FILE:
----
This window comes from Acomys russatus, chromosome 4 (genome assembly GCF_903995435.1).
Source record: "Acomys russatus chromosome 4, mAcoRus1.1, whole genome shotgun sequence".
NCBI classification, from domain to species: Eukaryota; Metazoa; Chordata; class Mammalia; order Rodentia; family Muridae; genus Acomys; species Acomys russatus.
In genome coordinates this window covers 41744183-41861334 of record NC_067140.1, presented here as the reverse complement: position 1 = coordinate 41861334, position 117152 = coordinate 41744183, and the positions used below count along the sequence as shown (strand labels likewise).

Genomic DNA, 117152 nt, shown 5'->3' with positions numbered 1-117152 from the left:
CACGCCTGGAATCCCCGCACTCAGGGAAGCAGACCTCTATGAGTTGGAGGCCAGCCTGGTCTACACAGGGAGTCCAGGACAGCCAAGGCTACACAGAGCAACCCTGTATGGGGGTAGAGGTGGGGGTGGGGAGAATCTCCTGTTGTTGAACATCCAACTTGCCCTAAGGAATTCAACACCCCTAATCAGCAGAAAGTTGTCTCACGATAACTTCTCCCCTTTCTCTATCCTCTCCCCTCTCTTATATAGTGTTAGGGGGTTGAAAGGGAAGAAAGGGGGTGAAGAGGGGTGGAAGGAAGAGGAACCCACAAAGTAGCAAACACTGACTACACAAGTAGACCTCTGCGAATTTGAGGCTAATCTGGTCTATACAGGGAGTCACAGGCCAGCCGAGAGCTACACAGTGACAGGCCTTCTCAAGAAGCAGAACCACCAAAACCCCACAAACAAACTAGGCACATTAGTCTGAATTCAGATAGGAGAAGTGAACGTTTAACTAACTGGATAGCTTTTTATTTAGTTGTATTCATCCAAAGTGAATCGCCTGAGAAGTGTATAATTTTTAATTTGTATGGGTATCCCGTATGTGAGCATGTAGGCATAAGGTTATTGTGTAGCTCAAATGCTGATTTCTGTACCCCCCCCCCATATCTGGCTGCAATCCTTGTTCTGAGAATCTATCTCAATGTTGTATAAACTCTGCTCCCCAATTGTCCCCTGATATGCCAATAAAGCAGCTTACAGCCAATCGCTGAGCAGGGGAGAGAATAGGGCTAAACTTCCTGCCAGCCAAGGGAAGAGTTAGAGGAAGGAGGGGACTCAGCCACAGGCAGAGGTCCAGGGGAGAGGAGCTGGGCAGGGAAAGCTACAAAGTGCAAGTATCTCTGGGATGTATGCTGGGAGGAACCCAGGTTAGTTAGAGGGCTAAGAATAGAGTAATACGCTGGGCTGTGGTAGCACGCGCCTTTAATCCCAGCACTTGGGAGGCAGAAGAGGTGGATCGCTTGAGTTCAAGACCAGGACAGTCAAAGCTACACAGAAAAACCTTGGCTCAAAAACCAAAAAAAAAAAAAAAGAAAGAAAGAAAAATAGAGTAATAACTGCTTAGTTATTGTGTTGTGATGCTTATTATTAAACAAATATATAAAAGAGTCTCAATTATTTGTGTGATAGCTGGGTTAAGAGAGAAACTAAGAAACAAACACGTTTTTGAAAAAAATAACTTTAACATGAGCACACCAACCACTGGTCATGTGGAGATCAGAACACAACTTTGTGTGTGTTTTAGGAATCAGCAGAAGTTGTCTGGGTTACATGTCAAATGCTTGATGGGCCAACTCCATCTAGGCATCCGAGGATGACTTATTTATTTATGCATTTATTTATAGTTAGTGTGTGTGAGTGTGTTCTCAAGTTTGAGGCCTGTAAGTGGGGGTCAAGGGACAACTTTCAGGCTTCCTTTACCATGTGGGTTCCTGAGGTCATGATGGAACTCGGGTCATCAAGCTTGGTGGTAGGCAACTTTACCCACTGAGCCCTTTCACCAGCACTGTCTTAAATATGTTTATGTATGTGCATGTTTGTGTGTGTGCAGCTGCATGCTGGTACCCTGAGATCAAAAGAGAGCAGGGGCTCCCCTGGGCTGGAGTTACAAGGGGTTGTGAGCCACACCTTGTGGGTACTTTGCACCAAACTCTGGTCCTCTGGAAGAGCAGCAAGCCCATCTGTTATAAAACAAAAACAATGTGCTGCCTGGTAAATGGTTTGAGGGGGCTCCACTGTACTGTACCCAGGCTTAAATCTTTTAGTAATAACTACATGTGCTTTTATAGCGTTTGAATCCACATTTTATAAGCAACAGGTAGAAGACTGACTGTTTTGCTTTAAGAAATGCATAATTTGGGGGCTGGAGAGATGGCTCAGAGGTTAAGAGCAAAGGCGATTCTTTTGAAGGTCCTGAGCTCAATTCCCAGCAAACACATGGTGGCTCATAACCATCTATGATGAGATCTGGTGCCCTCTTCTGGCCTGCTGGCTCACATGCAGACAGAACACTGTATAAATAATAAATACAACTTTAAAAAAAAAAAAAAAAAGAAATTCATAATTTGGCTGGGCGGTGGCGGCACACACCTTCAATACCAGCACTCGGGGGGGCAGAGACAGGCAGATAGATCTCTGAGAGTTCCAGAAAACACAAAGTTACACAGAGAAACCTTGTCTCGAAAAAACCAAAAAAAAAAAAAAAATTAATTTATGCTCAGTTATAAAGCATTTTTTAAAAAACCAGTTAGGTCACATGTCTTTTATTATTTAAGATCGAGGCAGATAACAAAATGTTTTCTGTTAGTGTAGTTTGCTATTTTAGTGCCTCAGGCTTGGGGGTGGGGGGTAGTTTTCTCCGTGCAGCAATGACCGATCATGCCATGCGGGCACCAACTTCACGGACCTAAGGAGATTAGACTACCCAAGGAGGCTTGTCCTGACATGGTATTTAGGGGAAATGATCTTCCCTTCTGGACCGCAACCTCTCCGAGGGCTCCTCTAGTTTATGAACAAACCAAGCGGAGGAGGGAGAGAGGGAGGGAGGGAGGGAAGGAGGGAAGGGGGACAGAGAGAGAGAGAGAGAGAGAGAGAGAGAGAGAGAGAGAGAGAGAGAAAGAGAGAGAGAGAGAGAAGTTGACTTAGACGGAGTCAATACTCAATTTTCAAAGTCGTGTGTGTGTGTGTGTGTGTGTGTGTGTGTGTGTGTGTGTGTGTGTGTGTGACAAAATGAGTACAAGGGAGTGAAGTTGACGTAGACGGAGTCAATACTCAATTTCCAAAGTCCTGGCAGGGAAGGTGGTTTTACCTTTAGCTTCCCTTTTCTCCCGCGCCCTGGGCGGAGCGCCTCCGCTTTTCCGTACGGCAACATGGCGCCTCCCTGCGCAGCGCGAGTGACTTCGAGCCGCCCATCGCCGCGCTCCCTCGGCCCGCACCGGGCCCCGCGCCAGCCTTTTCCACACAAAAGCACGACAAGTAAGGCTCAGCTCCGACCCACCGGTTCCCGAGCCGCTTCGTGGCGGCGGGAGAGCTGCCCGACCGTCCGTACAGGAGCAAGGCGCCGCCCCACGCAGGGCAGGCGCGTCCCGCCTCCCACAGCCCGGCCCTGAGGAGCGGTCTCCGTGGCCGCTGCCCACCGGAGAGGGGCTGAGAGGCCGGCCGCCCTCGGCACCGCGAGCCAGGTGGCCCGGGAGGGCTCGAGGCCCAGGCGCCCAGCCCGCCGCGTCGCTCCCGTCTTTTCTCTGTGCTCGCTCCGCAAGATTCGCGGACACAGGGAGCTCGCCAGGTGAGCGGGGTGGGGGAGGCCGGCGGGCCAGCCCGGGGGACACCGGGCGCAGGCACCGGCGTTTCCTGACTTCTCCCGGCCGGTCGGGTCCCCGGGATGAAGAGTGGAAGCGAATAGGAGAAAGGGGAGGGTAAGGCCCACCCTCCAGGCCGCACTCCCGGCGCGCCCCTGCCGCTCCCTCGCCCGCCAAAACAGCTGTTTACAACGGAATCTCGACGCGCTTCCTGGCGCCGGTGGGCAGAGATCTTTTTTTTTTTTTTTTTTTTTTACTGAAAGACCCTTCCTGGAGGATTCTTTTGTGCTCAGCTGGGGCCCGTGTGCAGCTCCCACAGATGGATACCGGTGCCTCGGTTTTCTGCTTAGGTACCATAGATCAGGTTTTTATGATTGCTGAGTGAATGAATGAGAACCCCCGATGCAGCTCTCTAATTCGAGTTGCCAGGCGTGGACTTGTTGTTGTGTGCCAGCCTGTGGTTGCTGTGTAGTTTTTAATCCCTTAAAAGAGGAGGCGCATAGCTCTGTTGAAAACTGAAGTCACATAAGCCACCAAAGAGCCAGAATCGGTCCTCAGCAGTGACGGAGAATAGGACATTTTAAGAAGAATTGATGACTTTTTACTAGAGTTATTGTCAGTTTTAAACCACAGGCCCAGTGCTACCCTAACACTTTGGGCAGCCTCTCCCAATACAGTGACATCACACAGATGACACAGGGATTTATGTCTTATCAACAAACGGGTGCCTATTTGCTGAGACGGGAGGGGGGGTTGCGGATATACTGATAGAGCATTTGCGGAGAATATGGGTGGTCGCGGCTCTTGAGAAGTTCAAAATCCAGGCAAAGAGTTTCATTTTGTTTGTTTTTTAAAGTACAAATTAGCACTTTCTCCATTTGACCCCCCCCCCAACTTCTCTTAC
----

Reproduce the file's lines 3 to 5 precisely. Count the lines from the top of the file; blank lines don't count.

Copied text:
NCBI classification, from domain to species: Eukaryota; Metazoa; Chordata; class Mammalia; order Rodentia; family Muridae; genus Acomys; species Acomys russatus.
In genome coordinates this window covers 41744183-41861334 of record NC_067140.1, presented here as the reverse complement: position 1 = coordinate 41861334, position 117152 = coordinate 41744183, and the positions used below count along the sequence as shown (strand labels likewise).

Genomic DNA, 117152 nt, shown 5'->3' with positions numbered 1-117152 from the left: